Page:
Stratford's "The Thrill" is not really that exciting!
Lucy Peacock. Photography by Don Dixon
The Thrill by
, directed by Dean Gabourie enjoys its world première this season at Stratford, commissioned by the Festival. In the intimate Studio Theatre, the square, boxing-ring like stage is dominated by two characters/combatants - Lucy Peacock as Elora, a successful lawyer, fiery activist and self-described "bedpan crip" and Nigel Bennett as Julian Summer, a celebrity champion of the right-to-die movement. Viola: instant conflict!
In the program's "Director's Notes" Gabourie says, "Judith Thompson's plays, to quote the dramatist Howard Barker, are like "the grain of sand in the oyster's gut": the questions posed and the truths told ask both the actors on stage and the audience to define their own beliefs concerning some of our society's darkest issues. The stakes in Thompson's writing are always high - matters of life and death, if you will - but this play happens to be about life and death and the quality of both."
"Throughout our rehearsal process we were constantly prompted to ask how we, as creators, defined "a life worth living" or dying a "good death." The answers were as diverse as the people gathered. Hopefully out of that eternal creative friction there will come a pearl."
Unfortunately, sand tends to mire the plot in this drama, and the contrived PC ending leaves the viewer not with the aforementioned pearl, but with the irritation instead. The play brings back memories of two recent Canadian legal cases involving
Rodriguez in Victoria, British Columbia, was diagnosed with ALS in 1991, and fought for a legal right to assisted suicide, but under the Criminal Code of Canada, assisted suicide is punishable by a maximum sentence of 14 years in prison. On September 30, 1993 in a landmark decision, Rodriguez v. British Columbia (Attorney General), the
Supreme Court narrowly voted 5-4 against her. In 1994, she opted to take her own life with the help of an anonymous physician.
, a New Democratic Party MP who campaigned for her cause, was also present. A 1998 film called At the End of the Day: The Sue Rodriguez Story, with Wendy Crewson as Rodriguez, tells her story.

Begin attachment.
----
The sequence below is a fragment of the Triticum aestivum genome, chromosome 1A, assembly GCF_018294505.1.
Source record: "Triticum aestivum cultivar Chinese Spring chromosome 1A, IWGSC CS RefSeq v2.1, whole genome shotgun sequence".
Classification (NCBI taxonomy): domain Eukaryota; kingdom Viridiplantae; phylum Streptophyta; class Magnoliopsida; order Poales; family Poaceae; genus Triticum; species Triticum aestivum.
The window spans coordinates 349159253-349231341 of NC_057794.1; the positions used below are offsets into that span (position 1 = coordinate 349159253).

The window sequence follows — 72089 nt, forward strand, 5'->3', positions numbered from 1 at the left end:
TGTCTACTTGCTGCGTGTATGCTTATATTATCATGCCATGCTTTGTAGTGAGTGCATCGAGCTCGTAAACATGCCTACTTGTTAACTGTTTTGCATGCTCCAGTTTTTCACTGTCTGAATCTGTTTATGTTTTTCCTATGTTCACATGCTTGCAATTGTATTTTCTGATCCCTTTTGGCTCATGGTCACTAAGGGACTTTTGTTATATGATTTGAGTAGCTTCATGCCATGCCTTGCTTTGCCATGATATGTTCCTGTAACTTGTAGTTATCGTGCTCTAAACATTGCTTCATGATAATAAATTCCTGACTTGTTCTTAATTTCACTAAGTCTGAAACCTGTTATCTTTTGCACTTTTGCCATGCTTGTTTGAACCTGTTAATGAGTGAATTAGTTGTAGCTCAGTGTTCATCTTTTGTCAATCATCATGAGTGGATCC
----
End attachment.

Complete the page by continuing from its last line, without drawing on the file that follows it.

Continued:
Robert Latimer, a canola and wheat farmer was convicted of
second-degree murder in the death of his daughter Tracy, afflicted with severe mental and physical disabilities including seizures with little or no voluntary control of her muscles. She could not walk or talk. Latimer began serving his sentence on January 18, 2001 and was incarcerated at William Head Institution, a minimum-security facility located 30 kilometers west of Victoria, BC, on Vancouver Island.
On December 5, 2007, he requested day parole from the National Parole Board, telling the parole board that he believed killing his daughter was the right thing to do. The board denied his request. In February 2008, a review board overturned the earlier parole board decision, and granted Latimer day parole stating that there was low risk he would re-offend. Latimer was released from William Head Prison and began his day parole in Ottawa in March.
Peacock as Elora literally runs into and knocks over Bennett with her electric wheelchair at a public appearance, but this encounter strangely unites the conflicting duo, the first of several puzzles in the play, based on an article by disability activist Harriet McBryde Johnson about her conflict with ethics professor Peter Singer.
Harriet, severely disabled, believed the disabled should always be allowed to live while Singer suggested euthanasia was sometimes the preferred solution. (see conflict above) Thompson changes the names, but Elora lives in Charleston, North Carolina as Johnson did, and Singer is transformed from Australian to an Irishman. In a convenient parallel structure, Elora employs a gay custodian, Francis (Robert Persichini), while Bennett is the caregiver for his crumbling mother, Hannah (Patricia Collins).
From the opening collision, we have an inexplicable romantic connection between the two protagonists while first Hannah then Elora starts their final descent.
Peacock's youthful Elora drives her power wheelchair like a Harley motorcycle, wears short skirts and has Persichini braid her long, auburn hair. Think female Willie Nelson. "I feel like some kind of warrior princess," she declares and as for her romance with Bennett, "Lovin' him is like the chicken lovin' the axe." Peacock with gnarled hands ("dead birds") and a frail, twisted body is superb with her unsentimental, often humorous portrayal, the only dynamic that propels the play forward, both protagonists forced to consider the other's point of view. She captures our attention from the outset with a tirade against Jerry Lewis and his telethons.
Bennett's Julian tries valiantly but is harder to believe while Persichini's pure devotion is effective. As Hannah, the demented mother, Collins seems paradoxically to be the most coherent character in the play.
Towards the end after Julian's ridiculous "death kiss" fails, Elora bravely tries to sum up the play with the suggestion that each day is "heaven," which is a bit hard to believe given Sue Rodriguez and Robert Latimer who might opt instead for hell. The audience is left limp with the simplistic Pollyanna-like conclusion.
The Thrill plays to September 22
Stratford Festival: 1-800-567-1600 or www.stratfordfestival.ca